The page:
The plaintiff claims that the court ‘‘considered only one of the three separate and distinct statements of value set forth in [the December, 2015 report]'' and ‘‘failed to take into account all the circumstances in evidence bearing upon value as required and completely disregarded the obligation to use its own general knowledge to make an independent determination of the value of the property . . . .'' (Internal quotation marks omitted.) In sum, the plaintiff argues that the court committed plain error because it discussed only the $725, 000 appraisal value in its decision, and did not reference the other two statements of value that were ‘‘unchallenged'' and ‘‘factually sufficient'' listed in the December, 2015 report. In making this argument, however, the plaintiff fails to acknowledge the court's finding that the plaintiff's appraisal report was unreliable; nor has the plaintiff demonstrated that ‘‘the claimed error is both so clear and so harmful that a failure to reverse the judgment would result in manifest injustice.'' (Emphasis in original; internal quotation marks omitted.) Reville v. Reville, supra, 312 Conn. 468-69. Finally, we cannot conclude that the court's alleged error was of such a monumental proportion that it threatened to erode our system of justice, based on the court's role as the trier of fact. Under § 49-14, the court ‘‘is privileged to adopt whatever testimony [it] reasonably believes to be credible;'' (internal quotation marks omitted) Brownstein v. Spilke, supra, 117 Conn.App. 766; and in this case, it found the plaintiff's evidence not to be sufficiently credible. Accordingly, we conclude that the plaintiff has failed to demonstrate that the court committed plain error in not relying on the alternative values set forth in Glucksman's appraisal report.

         B

         The plaintiff additionally claims that the court committed plain error by imposing an erroneous burden of proof under § 49-14. In its decision, the court stated, ‘‘[t]his court finds that the plaintiff has failed to establish by sufficient credible evidence to satisfy the plaintiff's burden of proof by a fair preponderance of the evidence as to what the fair market value is of [the property] . . . .'' On appeal, the plaintiff submits that trial courts should employ a probable cause standard as the burden of proof during deficiency judgment hearings. We are unpersuaded.

         We first reiterate that implicit in a deficiency hearing under § 49-14 ‘‘is the requirement that the party seeking a deficiency judgment satisfy her burden of proof regarding the fair market value of the property . . . in particular, the requirement that the plaintiff provide the court with sufficient evidence to demonstrate that she is entitled to a deficiency judgment. . . . When considering a motion for a deficiency judgment, the trial court may make an independent determination as to the valuation of the property.'' (Emphasis omitted; internal quotation marks omitted.) Banco Popular North America v. du'Glace, LLC, 146 Conn.App. 651, 656, 79 A.3d 123 (2013).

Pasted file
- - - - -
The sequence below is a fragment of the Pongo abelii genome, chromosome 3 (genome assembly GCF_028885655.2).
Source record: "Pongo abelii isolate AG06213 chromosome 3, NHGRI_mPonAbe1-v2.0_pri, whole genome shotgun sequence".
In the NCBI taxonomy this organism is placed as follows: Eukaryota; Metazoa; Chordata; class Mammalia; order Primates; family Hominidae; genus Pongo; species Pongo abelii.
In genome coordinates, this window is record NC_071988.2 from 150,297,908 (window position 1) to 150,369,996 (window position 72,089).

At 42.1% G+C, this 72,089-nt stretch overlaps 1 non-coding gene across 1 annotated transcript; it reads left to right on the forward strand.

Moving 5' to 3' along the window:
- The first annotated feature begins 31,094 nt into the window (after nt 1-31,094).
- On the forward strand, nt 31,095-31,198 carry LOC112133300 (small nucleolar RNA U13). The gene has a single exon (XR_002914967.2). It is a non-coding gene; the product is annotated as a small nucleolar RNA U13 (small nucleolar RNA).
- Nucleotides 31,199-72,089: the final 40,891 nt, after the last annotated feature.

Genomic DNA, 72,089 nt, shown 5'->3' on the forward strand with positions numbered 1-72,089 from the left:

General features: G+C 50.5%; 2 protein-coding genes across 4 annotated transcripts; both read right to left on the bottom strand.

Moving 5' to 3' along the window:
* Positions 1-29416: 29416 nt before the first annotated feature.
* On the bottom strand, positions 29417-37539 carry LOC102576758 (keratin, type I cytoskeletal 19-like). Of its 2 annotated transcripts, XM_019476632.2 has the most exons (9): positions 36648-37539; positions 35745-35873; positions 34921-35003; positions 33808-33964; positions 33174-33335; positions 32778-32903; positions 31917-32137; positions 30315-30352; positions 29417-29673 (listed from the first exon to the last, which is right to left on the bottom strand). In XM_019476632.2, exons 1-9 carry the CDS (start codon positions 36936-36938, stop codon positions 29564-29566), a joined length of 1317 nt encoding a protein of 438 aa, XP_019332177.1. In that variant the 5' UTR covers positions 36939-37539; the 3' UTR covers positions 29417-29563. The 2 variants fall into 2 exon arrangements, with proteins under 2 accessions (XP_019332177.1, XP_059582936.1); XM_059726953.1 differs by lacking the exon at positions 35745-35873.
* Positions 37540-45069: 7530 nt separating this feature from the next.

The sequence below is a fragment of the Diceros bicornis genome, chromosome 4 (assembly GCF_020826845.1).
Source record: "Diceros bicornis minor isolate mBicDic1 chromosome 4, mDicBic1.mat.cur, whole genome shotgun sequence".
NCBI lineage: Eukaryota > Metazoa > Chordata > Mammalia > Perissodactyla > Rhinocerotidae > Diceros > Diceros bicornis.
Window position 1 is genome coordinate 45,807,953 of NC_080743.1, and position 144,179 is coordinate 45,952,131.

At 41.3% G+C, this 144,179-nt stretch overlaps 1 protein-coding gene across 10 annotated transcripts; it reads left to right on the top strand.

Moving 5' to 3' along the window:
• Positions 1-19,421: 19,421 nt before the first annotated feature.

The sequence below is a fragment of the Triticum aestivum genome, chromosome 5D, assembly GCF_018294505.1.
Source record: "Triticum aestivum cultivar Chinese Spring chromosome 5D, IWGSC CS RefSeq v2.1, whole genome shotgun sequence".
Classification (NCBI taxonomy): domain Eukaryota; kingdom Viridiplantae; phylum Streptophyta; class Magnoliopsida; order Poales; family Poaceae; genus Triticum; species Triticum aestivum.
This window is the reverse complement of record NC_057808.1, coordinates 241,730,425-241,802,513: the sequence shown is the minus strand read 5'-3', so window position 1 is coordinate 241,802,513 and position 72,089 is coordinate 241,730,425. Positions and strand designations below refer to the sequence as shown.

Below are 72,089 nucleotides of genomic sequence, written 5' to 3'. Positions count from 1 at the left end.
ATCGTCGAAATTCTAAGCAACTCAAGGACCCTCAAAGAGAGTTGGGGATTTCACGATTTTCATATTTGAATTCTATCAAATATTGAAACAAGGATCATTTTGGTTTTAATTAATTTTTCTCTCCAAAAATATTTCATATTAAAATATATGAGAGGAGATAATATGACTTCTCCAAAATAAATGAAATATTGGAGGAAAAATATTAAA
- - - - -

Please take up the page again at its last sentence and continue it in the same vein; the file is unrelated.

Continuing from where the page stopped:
Although the plaintiff argues that the court should have used a lesser standard of proof to establish the fair market value of the property, it has not demonstrated that the standard employed by the court constituted plain error. Additionally, the court's thorough decision includes a detailed discussion and analysis in support of its finding that Glucksman's appraisal contained significant errors and, accordingly, lacked credibility. See footnote 3 of this opinion. Also, we are aware of no decisional support for the notion that a trial court should employ a lesser burden of proof than the fair preponderance standard in a deficiency judgment hearing. To the contrary, this court previously has affirmed a denial of a motion for a deficiency judgment when the trial court applied a fair preponderance of the evidence standard and concluded that the plaintiff's expert witness was not credible. See Farmers & Mechanics Savings Bank v. Durham Realty, Inc., 34 Conn.App. 204, 206, 640 A.2d 1017 (1994) (‘‘[t]he movant has failed to satisfy its burden of proof by establishing by a fair preponderance of the evidence the reasonable market value of the premises as of the date of the transfer of title to it'' [emphasis omitted; internal quotation marks omitted]).

         We reiterate that the plain error doctrine should be invoked sparingly and ‘‘reserved for truly extraordinary situations [in which] the existence of the error is so obvious that it affects the fairness and integrity of and public confidence in the judicial proceedings.'' (Internal quotation marks omitted.) Reville v. Reville, supra, 312 Conn. 468. The error also must be plain in the sense that is patent or readily discernible, and obvious in the sense of not debatable. Id. In the present case, this particular argument advanced by the plaintiff, that this court should adopt a diminished standard of proof for deficiency judgment hearings, fails because the standard of proof employed by the court was not plain error. Indeed, it was not erroneous at all.

         C

         Next, the plaintiff claims that the court committed plain error because its comments during the hearings and in its memorandum of decision reflected a judicial bias against the plaintiff. The plaintiff asserts that the court's commentary throughout the proceedings suggests that the court attributed ‘‘an ulterior motive to [the] plaintiff in pursuing the deficiency judgment to reach the assets of, or collection of, the proposed deficiency balance due from nonparty family members of [Brant].'' The plaintiff claims, as well, that the court's comments during the hearing, specifically regarding the defendant's former father-in-law, reflected bias because he was not a party to the action. In sum, the plaintiff asserts that ‘‘the statements of the court attributing an ulterior motive to [the] plaintiff's exercise of its statutory rights and its statements within the memorandum of decision regarding the family of . . . Brant give rise to the appearance of a lack of impartiality and bias to a reasonable observer which requires reversal of the court's decision as plain error.''